A common theme when dealing with anxiety is not to get rid of the anxiety, which is highly implausible, but to try to minimize your chances of exacerbating your anxiety. Even non anxious people can go crazy when they are late to important things, so don’t add that to your already heightened fear of performing and speaking in public. Arrive early, give yourself time to acclimate to your surroundings, get comfortable in the environment you will be performing in, and then take the remaining time to focus on your breathing and calming exercises. When you are at your venue try to only practice once or twice or you run the risk of exciting yourself to the point of agitating your fears and worries. Really use the time before your presentation to calm yourself down and BREATHE!
Practice as Much as Possible (before the big day)
There is nothing that could stop anxiety clear in her gripping tracks like feeling prepared. Again, it won’t eradicate the problem, but it also won’t enhance it and will make you feel more calm. Practice as much as you can before the day of your speech, performance, public speaking engagement, etc. Really know your stuff inside and out and use the practices to build your confidence. A large reason anxiety is so powerful is because people are genuinely lacking self confidence. Practice in front of family, friends, and loved ones, and don’t shy away from their constructive criticism. These people care about you and want you to succeed, so listen to what they have to say because it will help you improve your performance. Once you’ve got it just right be confident in the fact that you know what you’re saying, and understand that you are just human and humans make mistakes. They happen… They suck but they happen, and if you are comfortable with that fact you won’t focus on a fear of messing up (which will, in the end, actually minimize the mistakes you make anyways).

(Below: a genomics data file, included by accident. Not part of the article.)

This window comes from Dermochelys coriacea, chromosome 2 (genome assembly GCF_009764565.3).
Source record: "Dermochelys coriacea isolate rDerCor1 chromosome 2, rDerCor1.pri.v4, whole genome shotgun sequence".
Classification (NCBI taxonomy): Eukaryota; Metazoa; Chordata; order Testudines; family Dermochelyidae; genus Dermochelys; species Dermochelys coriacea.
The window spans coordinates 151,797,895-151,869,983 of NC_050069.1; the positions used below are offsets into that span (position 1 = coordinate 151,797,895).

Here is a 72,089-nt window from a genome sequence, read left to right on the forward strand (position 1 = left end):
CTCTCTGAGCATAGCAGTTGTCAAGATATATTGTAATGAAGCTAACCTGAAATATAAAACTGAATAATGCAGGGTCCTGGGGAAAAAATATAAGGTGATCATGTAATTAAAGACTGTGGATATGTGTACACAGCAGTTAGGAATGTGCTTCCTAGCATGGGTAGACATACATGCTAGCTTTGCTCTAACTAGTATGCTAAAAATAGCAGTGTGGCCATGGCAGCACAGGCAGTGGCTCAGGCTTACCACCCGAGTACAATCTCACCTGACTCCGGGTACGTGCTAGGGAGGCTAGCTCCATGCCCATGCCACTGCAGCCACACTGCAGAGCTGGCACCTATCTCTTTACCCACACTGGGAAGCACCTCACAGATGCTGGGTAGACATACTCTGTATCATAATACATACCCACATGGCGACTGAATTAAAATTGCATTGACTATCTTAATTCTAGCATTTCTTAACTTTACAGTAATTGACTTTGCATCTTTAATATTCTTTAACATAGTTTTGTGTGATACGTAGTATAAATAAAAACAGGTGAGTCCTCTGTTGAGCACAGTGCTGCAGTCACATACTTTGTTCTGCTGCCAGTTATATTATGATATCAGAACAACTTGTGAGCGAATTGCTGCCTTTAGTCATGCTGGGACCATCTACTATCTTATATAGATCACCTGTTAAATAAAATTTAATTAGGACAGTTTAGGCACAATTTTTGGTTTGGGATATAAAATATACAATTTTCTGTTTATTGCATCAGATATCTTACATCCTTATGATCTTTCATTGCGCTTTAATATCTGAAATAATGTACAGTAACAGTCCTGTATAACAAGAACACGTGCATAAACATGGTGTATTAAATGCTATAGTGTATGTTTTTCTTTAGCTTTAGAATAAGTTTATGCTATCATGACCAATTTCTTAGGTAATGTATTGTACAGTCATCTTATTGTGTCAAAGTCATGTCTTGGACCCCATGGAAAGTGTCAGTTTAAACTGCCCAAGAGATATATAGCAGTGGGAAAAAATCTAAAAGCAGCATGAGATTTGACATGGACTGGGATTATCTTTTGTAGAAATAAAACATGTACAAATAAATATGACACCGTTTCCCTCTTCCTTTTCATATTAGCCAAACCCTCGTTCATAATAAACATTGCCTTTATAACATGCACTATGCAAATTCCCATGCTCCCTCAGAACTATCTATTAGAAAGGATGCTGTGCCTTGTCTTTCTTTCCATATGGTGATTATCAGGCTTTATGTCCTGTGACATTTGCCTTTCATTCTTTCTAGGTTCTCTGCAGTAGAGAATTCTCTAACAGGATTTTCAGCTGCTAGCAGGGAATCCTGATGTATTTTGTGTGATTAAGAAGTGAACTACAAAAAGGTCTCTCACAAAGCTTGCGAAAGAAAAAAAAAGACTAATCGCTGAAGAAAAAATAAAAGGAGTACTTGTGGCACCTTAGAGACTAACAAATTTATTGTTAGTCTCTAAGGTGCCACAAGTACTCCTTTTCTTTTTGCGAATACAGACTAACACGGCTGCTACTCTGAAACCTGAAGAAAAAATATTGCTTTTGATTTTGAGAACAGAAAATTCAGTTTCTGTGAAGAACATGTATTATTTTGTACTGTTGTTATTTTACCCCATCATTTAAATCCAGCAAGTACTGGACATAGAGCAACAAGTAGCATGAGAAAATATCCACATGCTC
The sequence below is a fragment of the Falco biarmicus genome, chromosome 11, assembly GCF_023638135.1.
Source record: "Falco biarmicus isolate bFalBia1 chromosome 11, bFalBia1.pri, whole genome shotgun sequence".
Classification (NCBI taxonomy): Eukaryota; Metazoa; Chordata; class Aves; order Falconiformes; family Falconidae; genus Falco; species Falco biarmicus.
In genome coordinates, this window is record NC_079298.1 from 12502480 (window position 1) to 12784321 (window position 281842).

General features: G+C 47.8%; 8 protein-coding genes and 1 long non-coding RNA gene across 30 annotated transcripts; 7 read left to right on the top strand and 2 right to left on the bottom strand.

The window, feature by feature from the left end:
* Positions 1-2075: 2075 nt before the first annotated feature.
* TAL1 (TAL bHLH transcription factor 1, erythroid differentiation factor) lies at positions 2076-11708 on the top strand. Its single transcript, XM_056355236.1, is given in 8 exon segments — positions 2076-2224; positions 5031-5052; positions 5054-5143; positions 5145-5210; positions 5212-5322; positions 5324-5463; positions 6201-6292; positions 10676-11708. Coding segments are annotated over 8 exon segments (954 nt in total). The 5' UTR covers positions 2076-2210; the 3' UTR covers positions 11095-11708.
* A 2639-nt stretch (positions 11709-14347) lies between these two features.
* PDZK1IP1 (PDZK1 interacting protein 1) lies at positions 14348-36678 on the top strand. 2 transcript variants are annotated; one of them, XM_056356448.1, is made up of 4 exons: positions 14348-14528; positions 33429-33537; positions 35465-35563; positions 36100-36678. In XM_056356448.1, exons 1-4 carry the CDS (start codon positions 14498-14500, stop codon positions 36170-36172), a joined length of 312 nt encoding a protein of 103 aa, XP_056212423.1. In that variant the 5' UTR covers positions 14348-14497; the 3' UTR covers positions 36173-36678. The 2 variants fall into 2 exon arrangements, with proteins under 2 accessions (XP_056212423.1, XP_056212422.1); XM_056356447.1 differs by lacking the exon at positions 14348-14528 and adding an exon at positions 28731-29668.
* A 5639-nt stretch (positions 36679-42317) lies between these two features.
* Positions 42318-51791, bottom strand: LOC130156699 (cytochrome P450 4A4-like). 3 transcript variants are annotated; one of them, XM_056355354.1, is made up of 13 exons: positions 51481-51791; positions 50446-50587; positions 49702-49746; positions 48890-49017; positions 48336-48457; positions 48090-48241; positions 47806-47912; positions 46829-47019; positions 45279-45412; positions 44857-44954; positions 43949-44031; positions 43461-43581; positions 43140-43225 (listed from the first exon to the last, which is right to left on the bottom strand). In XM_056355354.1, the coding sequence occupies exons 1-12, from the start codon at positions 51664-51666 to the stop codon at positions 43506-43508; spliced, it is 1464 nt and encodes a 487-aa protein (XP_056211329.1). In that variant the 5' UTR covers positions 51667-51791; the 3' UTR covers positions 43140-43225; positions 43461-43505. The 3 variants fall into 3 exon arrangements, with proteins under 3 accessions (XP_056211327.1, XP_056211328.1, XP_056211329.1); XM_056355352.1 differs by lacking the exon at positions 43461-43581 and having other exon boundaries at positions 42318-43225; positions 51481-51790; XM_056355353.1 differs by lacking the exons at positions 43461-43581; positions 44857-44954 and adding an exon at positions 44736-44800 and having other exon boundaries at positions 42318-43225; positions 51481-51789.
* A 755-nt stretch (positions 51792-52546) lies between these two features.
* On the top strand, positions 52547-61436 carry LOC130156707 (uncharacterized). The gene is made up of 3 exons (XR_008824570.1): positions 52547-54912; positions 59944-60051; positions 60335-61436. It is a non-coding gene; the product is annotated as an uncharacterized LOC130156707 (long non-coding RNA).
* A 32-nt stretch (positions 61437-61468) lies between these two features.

Learn to Improvise
This is perhaps the best piece of advice for anyone who suffers from any degree of anxiety. Most anxiety stems from focusing on situations you think will happen, but let me tell you this… LIFE IS UNPREDICTABLE, and if you learn how to go with the flow, your anxiety will becoming less of a focus. So what if you forget a line? You can make up a new line. So what if you hit a wrong note? You are human and people know that no one is perfect. Plus they don’t care. You care, but your audience is usually just interested in seeing you or hearing what you have to say. If you lessen this fear of making mistakes and messing up, you are one step closer to getting over the fear itself. And if you aren’t still convinced then, when appropriate, include your audience in your anxiety. Tell them in the beginning you are a bit nervous, and you will feel an instant calm. If you preface your performance (when appropriate) with the fact that you are nervous two things can happen. 1) if you happen to mess up your audience will know it is because of nerves and will forgive you, or 2) you will have calmed yourself down enough that you will give a knock out, stellar performance, and then everyone will leave satisfied and you will feel like a winner. Whatever you have to do know that there are ways to overcome this dreaded anxiety.
Now that we have taught you some great tricks for overcoming stage fright (and anxiety in general), why don’t you create a presentation on something you love and are passionate about, and present it to your family and friends. Take the first step in getting your message out there without fear holding you back!